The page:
Jacques Greene at Resident
Montreal-based electronic musician Jacques Greene, at age 27, has already made the graceful transition from dance singles/EP producer to full-fledged album artist. With this year’s offering, Feel Infinite, JG synthesizes a variety of forms and styles into a timeless piece that also reflects the complex moods of the contemporary milieu.
On April 4th, Jacques Greene played a sold-out show at The Resident in Downtown LA’s Arts District, with Suicideyear opening up the night. The Resident is a new and trendy venue with indoor décor that is clearly influenced by Manchester’s fabled Haçienda dance club, while the outdoor portion echoes tropes of the rest of the recently gentrified district (see: craft cocktails served out of a converted trailer). The intimate indoor setting seemed fitting for Greene’s driving beats and lush synth textures, which were believably backed by pure artistic intention.
The stage was set with extraordinarily striking visual and lighting effects: a glowing LED laced frame hung above him, with six rectangular scrims draped from it. Flashing visuals were projected onto the scrims, creating a surreal holographic effect for the audience. Between the more dancefloor-directed moments of his set, the whole spectacle, including the artist himself, could have made as much sense in a high-end art gallery as it did in the venue space.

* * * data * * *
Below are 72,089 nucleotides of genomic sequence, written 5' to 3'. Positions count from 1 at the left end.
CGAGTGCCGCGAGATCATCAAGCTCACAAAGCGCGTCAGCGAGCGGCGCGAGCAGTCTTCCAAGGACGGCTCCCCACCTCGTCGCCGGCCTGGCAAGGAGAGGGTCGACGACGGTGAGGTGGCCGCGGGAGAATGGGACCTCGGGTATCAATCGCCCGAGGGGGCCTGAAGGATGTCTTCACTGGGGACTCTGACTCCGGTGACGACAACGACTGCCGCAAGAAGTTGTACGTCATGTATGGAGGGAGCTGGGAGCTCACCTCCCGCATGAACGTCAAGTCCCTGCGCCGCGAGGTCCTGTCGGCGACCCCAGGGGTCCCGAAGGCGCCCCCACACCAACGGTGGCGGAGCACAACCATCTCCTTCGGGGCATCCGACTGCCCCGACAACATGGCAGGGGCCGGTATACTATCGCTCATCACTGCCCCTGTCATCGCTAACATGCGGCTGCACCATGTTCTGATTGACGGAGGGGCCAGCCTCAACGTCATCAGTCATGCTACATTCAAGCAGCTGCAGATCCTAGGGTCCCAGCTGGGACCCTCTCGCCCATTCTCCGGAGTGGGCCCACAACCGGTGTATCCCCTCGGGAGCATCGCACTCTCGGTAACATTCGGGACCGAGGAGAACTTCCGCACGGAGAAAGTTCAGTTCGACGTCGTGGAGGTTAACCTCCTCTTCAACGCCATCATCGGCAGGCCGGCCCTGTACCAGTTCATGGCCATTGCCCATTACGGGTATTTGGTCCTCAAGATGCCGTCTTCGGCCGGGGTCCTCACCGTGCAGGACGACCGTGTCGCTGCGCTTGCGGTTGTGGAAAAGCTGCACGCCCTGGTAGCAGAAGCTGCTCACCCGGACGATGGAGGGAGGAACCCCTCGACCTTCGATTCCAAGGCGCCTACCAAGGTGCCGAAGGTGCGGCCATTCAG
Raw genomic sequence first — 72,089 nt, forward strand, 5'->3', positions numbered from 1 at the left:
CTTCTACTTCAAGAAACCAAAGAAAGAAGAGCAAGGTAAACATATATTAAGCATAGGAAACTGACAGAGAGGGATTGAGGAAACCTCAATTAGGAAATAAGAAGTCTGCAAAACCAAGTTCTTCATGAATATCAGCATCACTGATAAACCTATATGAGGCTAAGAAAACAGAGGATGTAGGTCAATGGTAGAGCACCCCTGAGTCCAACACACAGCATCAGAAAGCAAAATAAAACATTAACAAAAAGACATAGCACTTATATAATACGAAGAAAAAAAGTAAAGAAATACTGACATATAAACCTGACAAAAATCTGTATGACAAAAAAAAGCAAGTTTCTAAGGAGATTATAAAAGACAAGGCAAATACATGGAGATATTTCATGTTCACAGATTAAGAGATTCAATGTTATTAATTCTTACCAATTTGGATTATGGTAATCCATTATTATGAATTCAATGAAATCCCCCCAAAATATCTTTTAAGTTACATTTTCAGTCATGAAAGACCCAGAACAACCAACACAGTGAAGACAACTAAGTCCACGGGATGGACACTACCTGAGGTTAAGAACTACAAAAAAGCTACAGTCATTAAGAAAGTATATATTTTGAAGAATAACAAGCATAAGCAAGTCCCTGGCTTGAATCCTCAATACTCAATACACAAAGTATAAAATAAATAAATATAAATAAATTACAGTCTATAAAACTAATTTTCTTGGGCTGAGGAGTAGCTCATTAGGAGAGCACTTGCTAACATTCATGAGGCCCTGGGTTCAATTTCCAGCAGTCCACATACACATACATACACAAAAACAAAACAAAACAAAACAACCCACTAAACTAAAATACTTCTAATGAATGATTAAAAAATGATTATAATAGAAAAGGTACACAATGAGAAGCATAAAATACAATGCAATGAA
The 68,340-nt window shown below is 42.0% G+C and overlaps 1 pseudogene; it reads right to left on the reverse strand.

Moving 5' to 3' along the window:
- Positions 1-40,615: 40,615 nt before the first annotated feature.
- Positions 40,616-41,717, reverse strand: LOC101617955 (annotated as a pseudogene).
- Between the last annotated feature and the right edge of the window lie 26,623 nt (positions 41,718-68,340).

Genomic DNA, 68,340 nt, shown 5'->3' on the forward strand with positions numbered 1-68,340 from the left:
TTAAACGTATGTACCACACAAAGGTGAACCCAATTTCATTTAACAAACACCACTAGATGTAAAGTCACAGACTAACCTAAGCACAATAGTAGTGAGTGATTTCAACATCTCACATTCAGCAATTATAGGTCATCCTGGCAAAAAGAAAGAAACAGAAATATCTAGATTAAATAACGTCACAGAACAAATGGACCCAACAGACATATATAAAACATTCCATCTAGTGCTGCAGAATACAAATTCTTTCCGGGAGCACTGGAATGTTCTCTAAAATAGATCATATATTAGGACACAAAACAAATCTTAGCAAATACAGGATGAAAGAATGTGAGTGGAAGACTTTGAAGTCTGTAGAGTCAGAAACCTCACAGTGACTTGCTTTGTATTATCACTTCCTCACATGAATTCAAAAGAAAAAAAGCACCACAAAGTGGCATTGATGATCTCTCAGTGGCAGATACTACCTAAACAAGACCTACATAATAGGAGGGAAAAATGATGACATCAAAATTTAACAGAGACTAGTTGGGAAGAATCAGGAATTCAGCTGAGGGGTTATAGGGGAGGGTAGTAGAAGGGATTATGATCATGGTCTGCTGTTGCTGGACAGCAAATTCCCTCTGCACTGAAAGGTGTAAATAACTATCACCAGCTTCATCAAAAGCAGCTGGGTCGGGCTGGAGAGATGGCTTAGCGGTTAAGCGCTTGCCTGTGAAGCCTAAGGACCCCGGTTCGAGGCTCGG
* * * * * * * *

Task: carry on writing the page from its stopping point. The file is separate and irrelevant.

Jacques Greene’s live set propounded even more style and movement than his recordings. His stage presence oscillated quickly between nervous and impassioned, often manipulating his combination of digital and analog equipment and then swiftly stepping back or pacing before returning for his next cue. The integration of laptop and hardware, including synths, a drum machine, and an extremely spacey delay, yielded sounds that felt simultaneously organic and technical. The output aligned well with his self-proclaimed goal, “To draw emotions and moments that above all, feel human within the context of dance music.”
Greene’s performance, both sonically and visually, almost lent him the illusion of a knowing specter. He broke character only to smile and welcome a friend to the stage, How To Dress Well (Tom Krell), who provided guest vocals on the album track, “True,” which the pair joyfully performed toward the end of the set.
After the guest vocalist cleared the stage, the remainder of the set seemed improvisational and refreshingly strange–possibly as strange as music can be without alienating the tightly packed-in Los Angeles scenesters, who appeared unusually satisfied by the forward-thinking hour of music. As the set came to a close, the crowd dispersed, presumably knowing that they had just experienced something more rare than most local club nights would have to offer, especially on a Wednesday.